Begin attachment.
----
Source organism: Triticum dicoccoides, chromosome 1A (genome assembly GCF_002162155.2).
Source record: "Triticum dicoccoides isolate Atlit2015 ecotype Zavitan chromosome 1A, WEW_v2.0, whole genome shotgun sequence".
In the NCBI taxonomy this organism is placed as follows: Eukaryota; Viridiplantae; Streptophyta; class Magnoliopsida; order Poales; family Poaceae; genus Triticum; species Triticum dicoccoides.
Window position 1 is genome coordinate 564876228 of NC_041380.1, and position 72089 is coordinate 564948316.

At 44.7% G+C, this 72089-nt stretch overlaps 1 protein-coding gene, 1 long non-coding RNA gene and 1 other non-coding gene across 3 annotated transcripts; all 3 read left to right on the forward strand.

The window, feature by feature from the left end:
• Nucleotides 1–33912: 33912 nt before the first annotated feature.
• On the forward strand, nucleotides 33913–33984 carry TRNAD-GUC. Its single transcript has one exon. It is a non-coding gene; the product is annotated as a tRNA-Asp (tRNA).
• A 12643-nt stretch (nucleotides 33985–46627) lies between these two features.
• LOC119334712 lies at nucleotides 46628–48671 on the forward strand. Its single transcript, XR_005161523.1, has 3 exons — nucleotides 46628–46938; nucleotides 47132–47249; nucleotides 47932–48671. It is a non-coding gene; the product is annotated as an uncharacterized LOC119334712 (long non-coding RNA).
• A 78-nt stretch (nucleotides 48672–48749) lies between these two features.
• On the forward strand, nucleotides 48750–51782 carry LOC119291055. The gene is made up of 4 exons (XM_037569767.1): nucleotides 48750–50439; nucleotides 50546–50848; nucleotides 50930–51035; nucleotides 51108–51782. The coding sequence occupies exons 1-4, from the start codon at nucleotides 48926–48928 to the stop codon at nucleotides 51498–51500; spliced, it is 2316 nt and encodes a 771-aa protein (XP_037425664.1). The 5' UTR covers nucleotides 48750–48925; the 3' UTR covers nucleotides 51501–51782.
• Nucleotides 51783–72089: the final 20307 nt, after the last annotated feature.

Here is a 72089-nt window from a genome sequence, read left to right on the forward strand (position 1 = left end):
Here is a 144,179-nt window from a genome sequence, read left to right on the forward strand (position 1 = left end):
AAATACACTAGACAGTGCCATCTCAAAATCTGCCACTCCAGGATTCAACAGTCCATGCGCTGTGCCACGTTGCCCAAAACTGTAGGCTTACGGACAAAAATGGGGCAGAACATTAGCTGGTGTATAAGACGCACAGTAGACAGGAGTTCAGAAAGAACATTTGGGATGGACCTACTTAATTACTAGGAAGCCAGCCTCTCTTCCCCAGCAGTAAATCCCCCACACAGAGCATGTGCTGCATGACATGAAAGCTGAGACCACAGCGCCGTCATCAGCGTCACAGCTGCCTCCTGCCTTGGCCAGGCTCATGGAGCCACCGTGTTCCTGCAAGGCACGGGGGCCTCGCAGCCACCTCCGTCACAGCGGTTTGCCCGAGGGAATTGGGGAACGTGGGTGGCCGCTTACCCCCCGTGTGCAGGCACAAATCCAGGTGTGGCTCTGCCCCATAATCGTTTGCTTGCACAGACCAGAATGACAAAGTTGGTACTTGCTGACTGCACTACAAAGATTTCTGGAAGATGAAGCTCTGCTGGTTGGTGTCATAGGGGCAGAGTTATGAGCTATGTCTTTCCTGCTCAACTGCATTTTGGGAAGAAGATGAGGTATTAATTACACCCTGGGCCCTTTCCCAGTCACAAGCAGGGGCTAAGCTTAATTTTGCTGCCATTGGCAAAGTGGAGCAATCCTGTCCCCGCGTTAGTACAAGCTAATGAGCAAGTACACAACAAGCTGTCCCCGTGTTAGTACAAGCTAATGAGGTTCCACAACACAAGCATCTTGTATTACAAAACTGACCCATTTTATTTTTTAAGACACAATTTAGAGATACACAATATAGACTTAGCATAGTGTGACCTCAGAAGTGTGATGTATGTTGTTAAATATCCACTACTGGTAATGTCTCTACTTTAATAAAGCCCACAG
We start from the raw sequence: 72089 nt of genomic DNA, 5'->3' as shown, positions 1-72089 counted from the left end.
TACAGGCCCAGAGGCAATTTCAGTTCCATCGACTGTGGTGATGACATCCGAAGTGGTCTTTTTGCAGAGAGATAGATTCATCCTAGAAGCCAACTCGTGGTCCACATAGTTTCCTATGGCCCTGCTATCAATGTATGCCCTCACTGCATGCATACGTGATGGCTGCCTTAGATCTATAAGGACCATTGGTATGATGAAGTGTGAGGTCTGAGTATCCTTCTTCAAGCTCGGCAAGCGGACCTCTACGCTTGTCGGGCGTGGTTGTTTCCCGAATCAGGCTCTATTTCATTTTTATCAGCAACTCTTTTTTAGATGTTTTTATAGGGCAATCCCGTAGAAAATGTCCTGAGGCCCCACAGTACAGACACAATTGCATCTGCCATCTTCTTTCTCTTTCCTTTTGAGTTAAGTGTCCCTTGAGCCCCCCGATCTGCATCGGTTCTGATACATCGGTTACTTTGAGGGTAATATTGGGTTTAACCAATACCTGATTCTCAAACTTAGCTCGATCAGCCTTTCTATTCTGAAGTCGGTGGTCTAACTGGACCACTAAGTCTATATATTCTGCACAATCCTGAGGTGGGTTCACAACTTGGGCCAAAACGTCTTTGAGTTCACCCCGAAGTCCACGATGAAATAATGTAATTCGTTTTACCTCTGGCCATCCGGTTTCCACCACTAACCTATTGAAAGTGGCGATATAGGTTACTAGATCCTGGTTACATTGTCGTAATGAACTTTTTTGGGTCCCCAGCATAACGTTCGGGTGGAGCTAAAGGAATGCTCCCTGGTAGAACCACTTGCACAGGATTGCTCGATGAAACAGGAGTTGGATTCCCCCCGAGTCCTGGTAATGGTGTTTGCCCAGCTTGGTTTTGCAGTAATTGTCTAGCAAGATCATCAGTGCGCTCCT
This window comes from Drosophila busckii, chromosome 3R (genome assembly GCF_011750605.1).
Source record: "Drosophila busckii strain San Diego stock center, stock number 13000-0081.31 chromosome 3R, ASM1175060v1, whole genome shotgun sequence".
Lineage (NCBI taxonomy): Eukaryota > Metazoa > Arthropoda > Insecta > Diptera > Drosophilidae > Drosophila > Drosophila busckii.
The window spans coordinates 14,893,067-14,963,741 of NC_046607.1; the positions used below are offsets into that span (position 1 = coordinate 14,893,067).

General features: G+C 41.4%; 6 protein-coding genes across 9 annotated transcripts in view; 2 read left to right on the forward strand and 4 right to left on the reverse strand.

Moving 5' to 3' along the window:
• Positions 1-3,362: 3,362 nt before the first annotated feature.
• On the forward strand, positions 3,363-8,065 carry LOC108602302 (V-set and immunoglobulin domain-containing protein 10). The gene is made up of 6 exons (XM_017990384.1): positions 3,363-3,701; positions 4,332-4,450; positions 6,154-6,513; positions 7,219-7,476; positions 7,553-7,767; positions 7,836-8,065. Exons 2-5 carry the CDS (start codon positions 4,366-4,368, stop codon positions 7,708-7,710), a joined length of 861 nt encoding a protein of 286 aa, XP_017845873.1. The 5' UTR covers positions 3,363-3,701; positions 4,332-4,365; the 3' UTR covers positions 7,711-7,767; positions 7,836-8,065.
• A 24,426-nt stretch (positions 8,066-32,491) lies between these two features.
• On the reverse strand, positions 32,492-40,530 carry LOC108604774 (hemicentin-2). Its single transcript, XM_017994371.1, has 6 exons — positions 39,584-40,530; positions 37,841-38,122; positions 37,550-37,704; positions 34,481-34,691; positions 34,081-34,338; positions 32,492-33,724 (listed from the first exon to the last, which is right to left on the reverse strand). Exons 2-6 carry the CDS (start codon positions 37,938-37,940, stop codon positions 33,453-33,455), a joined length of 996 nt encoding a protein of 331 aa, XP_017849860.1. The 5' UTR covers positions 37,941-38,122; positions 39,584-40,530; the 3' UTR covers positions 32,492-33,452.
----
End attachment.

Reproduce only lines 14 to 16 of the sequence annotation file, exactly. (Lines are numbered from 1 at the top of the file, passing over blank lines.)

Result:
Here is a 72089-nt window from a genome sequence, read left to right on the forward strand (position 1 = left end):
Here is a 144,179-nt window from a genome sequence, read left to right on the forward strand (position 1 = left end):
AAATACACTAGACAGTGCCATCTCAAAATCTGCCACTCCAGGATTCAACAGTCCATGCGCTGTGCCACGTTGCCCAAAACTGTAGGCTTACGGACAAAAATGGGGCAGAACATTAGCTGGTGTATAAGACGCACAGTAGACAGGAGTTCAGAAAGAACATTTGGGATGGACCTACTTAATTACTAGGAAGCCAGCCTCTCTTCCCCAGCAGTAAATCCCCCACACAGAGCATGTGCTGCATGACATGAAAGCTGAGACCACAGCGCCGTCATCAGCGTCACAGCTGCCTCCTGCCTTGGCCAGGCTCATGGAGCCACCGTGTTCCTGCAAGGCACGGGGGCCTCGCAGCCACCTCCGTCACAGCGGTTTGCCCGAGGGAATTGGGGAACGTGGGTGGCCGCTTACCCCCCGTGTGCAGGCACAAATCCAGGTGTGGCTCTGCCCCATAATCGTTTGCTTGCACAGACCAGAATGACAAAGTTGGTACTTGCTGACTGCACTACAAAGATTTCTGGAAGATGAAGCTCTGCTGGTTGGTGTCATAGGGGCAGAGTTATGAGCTATGTCTTTCCTGCTCAACTGCATTTTGGGAAGAAGATGAGGTATTAATTACACCCTGGGCCCTTTCCCAGTCACAAGCAGGGGCTAAGCTTAATTTTGCTGCCATTGGCAAAGTGGAGCAATCCTGTCCCCGCGTTAGTACAAGCTAATGAGCAAGTACACAACAAGCTGTCCCCGTGTTAGTACAAGCTAATGAGGTTCCACAACACAAGCATCTTGTATTACAAAACTGACCCATTTTATTTTTTAAGACACAATTTAGAGATACACAATATAGACTTAGCATAGTGTGACCTCAGAAGTGTGATGTATGTTGTTAAATATCCACTACTGGTAATGTCTCTACTTTAATAAAGCCCACAG